Ontario’s “Fair Workplaces, Better Jobs Act, 2017”, aka Bill 148, means some big changes are coming to Ontario’s workplaces. Here are some key facts you should know:
Minimum wage is increasing to $14.00/hour on January 1, 2018 and eventually up to $15.00/hour by January 1, 2019. Minimum wage for students (under 18) will increase to $13.15 in January 2018 and $14.00 in January 2019. Minimum wage for liquor servers will increase to $12.20 in January 2018 and to $13.05 in January 2019.
Equal Pay for Equal Work
Effective April 1, 2018, all employees, regardless of employment status (full-time, part-time, casual, temp, or seasonal), are entitled to the same rate of pay as regular employees when they are performing the same kind of work in the same kind of environment.
Different rates of pay are still acceptable where an employee’s rate of pay is based on seniority, merit, or productivity. Employees will be able to request a review of their wages with protection from reprisal and an employer must respond with either an adjustment or a written explanation.
Personal Emergency Leave
Regardless of the company’s size, employers will need to grant two days of paid leave and 8 days of unpaid leave in each calendar year in the event of emergency. Paid leave Is available after one week or more of employment.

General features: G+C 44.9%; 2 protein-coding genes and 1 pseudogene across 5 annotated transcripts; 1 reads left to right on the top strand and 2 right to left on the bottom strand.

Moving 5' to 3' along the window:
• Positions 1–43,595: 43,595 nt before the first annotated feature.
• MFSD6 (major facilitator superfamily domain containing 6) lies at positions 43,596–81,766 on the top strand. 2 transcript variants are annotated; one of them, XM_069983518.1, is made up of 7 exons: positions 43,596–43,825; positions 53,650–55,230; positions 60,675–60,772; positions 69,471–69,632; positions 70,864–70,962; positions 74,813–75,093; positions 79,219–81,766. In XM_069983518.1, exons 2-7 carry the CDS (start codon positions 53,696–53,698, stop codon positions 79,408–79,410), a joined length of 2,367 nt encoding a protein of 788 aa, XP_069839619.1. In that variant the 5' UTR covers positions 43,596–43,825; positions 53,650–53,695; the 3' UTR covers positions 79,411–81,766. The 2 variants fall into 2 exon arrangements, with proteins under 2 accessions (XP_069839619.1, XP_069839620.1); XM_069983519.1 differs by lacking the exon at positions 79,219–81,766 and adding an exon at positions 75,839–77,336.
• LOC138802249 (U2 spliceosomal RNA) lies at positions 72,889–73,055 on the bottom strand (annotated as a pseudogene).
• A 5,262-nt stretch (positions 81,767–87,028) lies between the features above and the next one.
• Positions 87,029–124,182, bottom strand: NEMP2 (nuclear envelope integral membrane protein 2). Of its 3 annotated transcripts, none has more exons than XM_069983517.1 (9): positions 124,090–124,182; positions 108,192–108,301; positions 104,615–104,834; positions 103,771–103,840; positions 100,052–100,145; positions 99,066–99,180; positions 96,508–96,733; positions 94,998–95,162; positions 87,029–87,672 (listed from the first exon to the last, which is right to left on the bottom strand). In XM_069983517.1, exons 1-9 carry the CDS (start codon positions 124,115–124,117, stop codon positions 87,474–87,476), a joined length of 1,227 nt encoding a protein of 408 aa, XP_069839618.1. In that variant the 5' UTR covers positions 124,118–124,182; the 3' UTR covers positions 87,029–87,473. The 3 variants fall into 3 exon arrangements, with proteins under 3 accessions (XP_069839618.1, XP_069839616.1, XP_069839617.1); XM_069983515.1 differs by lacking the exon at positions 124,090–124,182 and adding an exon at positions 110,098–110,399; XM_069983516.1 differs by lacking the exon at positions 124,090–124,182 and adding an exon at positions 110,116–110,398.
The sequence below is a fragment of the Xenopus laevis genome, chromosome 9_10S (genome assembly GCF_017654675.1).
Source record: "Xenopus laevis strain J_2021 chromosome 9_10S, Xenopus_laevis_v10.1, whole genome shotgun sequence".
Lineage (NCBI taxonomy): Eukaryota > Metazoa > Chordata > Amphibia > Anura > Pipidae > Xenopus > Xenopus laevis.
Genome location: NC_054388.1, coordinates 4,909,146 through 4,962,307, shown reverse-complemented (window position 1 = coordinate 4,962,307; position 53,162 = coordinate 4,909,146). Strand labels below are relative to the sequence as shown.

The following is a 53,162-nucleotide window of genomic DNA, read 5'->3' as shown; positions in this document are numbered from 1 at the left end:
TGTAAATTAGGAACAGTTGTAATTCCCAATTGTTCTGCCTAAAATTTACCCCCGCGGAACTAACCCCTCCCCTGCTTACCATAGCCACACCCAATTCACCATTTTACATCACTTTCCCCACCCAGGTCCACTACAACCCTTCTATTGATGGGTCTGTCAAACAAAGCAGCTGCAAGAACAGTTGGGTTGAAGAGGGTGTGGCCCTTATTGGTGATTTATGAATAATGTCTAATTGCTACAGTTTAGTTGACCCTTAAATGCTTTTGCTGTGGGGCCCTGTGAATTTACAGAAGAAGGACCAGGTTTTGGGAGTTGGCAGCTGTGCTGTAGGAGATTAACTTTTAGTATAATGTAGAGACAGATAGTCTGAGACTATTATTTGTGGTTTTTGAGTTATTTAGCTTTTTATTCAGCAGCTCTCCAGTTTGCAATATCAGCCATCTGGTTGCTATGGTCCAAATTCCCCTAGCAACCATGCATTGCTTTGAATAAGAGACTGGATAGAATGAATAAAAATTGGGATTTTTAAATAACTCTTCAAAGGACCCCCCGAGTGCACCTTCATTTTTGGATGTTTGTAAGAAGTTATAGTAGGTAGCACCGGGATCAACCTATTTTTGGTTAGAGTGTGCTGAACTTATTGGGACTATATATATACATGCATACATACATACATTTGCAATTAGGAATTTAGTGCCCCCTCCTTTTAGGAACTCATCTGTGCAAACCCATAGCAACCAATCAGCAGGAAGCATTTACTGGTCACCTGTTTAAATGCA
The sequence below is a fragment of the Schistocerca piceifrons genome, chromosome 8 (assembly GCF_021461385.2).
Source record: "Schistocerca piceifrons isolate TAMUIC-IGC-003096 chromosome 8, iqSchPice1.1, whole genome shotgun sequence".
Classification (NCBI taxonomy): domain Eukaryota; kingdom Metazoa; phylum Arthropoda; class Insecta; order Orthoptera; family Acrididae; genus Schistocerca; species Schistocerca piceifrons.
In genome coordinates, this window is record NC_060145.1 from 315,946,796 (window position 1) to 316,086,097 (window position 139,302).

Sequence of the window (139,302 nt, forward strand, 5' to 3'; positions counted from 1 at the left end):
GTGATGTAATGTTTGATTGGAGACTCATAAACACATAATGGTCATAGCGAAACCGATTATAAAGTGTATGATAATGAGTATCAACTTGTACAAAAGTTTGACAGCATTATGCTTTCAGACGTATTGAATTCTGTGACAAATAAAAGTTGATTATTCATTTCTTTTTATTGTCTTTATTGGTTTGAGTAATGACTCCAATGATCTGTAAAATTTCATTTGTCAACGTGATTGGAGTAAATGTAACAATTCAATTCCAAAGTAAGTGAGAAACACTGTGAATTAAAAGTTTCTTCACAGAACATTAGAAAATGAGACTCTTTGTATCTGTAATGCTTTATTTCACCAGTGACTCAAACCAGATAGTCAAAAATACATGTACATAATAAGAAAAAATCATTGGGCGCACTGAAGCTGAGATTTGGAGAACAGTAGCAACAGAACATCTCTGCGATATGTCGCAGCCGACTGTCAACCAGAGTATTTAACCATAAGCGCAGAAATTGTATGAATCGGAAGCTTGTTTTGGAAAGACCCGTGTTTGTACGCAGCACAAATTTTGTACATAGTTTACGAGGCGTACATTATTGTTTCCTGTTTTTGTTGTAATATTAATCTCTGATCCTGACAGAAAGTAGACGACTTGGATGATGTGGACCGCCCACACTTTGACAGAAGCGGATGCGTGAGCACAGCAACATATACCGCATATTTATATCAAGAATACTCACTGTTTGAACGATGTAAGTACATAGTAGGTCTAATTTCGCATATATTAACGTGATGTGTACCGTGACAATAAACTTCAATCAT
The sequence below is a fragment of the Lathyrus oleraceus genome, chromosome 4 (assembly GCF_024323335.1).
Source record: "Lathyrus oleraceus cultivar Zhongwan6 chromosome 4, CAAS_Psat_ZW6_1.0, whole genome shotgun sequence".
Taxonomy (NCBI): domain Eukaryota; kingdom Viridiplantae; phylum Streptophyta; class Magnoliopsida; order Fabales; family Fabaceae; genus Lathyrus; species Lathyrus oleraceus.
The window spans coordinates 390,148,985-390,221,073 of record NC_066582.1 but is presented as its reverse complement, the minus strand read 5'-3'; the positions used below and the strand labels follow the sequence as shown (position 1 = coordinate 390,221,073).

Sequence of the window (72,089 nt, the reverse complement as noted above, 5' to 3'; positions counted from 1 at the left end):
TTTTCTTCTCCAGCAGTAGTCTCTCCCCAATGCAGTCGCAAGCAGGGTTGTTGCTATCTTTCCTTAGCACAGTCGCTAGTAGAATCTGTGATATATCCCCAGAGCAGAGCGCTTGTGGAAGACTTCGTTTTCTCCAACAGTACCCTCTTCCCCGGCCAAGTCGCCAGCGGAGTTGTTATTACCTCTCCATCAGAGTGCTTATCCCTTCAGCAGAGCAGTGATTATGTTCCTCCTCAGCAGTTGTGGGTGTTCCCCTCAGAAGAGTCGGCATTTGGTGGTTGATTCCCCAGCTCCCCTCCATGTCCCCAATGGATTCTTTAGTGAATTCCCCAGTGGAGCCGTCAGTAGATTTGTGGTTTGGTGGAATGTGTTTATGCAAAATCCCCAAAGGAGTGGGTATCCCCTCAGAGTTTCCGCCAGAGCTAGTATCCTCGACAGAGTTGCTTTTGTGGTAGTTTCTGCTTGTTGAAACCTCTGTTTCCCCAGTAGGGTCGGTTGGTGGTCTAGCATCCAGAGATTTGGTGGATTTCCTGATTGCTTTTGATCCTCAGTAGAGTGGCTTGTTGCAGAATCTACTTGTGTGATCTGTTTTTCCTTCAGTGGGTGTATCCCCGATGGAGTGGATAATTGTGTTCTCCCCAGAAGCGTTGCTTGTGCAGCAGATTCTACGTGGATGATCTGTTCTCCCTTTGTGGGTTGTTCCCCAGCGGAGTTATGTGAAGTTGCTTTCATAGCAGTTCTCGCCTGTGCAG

Employers will no longer be allowed to require a doctor’s sick note, but retain the right to ask for evidence in certain circumstances.
Domestic or Sexual Violence Leave
Employees with at least 13 consecutive weeks of service are entitled to up to 10 days and up to 15 weeks of leave if the employee or a child of the employee experiences domestic or sexual violence or the threat thereof.
The first five days of the leave are to be paid by the employer and the leave must be taken for specific purposes (seeking medical attention or counselling).
Pregnancy & Family Medical Leave
The entitlement for employees who suffer a still-birth or miscarriage is increased to 12 weeks for those whose leave begins on January 1, 2018 or later.
The entitlement to family medical leave is increased to up to 28 weeks, in a 52-week period to provide care or support to certain family members facing a life-threatening issue.
Any employee that has five or more years with the company is now entitled to at least three weeks of vacation.
Employers are to pay for three hours of work if the employee’s shift is cancelled within 48 hours of its scheduled start time
Workers who have more than one rate of pay can no longer receive overtime at a blended rate. Calculation will now be based on the actual rate being earned after exceeding the overtime threshold.
Employers need to keep records for five years now instead of three.